6 Important Machine Guns from World War One

Alex Browne

2 mins

02 Aug 2018

As the first truly modern war, the First World War exposed antiquated fighting techniques to modern technologies. Perhaps the most iconic of these is the machine gun.

Tank legend David Fletcher MBE, historian of armoured warfare, and David Willey, curator of the Tank Museum, Bovington, discuss the First World War development of the tank. Why and how was the tank designed? How did it evolve over the course of the war? And what attributes were required of a Tank Man?Watch Now

It gave the defending force an overwhelming advantage, and significantly reduced the mobility of the war. It meant that many lives had to be sacrificed for small gains to made.

Below is listed six of the more important models.

French HOTCHKISS (1914 model)

1914hotchkiss

Features: 

  • Calibre: 8mm
  • Weight: 55lbs plus 60 lbs tripod
  • Rate of Fire: 600 RPM.

The Hotchkiss replaced the less reliable Saint-Etienne machine gun in the French infantry in 1916. Although it was very heavy at 115lbs altogether, it became far and away the most popular machine gun in the French forces, and found use in anti-balloon  fighting.

German MAXIM 08/15

Oscar-winning director Peter Jackson sits down with Dan to discuss his stunning new film They Shall Not Grow Old. Watch Now

Features:

  • 7.92mm
  • 31 lbs,
  • 600 RPM.

Another development by Spandau, which appeared in 1916. It was often fitted on aircraft, synchronized with the spinning propeller blades, and featured several minor improvements on the original MAXIM.

German MAXIM 08

maxim-2

Features:

  • 7.92mm,
  • 40.5 lbs plus 83 lbs sled mount
  •  600 RPM.

An effective weapon in the war’s early phase, the Maxim 08 required a four-man team to operate, such was its weight.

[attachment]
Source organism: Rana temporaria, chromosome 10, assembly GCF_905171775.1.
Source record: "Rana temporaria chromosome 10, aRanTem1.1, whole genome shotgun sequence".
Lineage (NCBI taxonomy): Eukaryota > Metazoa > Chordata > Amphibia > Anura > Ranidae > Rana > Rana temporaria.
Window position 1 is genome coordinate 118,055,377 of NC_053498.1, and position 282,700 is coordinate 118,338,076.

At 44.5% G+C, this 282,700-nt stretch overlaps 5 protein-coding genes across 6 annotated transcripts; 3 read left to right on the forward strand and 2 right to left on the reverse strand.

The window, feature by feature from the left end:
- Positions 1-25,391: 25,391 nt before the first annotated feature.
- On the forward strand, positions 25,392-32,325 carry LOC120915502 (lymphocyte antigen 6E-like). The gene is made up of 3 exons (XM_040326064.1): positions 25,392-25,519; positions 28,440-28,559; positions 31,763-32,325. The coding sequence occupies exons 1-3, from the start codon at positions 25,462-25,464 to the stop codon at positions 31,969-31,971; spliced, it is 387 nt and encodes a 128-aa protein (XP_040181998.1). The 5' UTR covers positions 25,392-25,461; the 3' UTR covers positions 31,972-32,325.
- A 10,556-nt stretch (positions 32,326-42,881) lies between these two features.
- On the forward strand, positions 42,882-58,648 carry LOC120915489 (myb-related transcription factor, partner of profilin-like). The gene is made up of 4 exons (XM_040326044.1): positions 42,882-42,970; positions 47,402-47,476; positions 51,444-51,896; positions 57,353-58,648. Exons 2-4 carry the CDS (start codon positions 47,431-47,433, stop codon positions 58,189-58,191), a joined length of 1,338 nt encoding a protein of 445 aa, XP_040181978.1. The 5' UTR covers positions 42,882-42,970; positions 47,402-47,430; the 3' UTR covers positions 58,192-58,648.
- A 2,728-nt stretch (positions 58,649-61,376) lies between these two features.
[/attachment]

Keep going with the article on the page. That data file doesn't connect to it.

American-designed LEWIS

Lewis_Gun_Training

Features: 

  • .303 inch
  • 25 lbs
  • 500-600 RPM

By the time of the American intervention the Lewis system was well established and tested.

As well as proving a reliable machine gun in the conventional sense, the Lewis Gun made for a good aerial weapon, and was fitted to many Allied aircraft at the rear-cockpit (the Vickers remained the primary forward mounted/firing weapon.)

Russian MAXIM ‘Sokolov’ (1910 model)

russian-maxim

Features:

  • 7.62 mm
  • 52.5 lbs plus 38 lbs mount
  • 500-600 RPM.

A heavy machine gun adopted in 1910. It was mounted on a wheeled-mount a design that characterized subsequent Soviet weapons.

British VICKERS

Features:

  • .303 inch
  • 33 lbs plus 40 lbs tripod
  • 500 RPM

The Vickers had a reputation for great solidity and reliability.

In the words of Ian V Hogg ‘It was the absolute foolproof reliability which endeared the Vickers to every British soldier who ever fired one.’ It was adopted as the standard machine gun of the British army in 1912 in both aircraft and on the ground.

Historian of archaeology Dr Amara Thornton explores a network of archaeologist-spies, codebreaking, mapping and running agents, and with expert contributors delves into the extraordinary double lives led by the critical players in the international theatres of World War One.Watch Now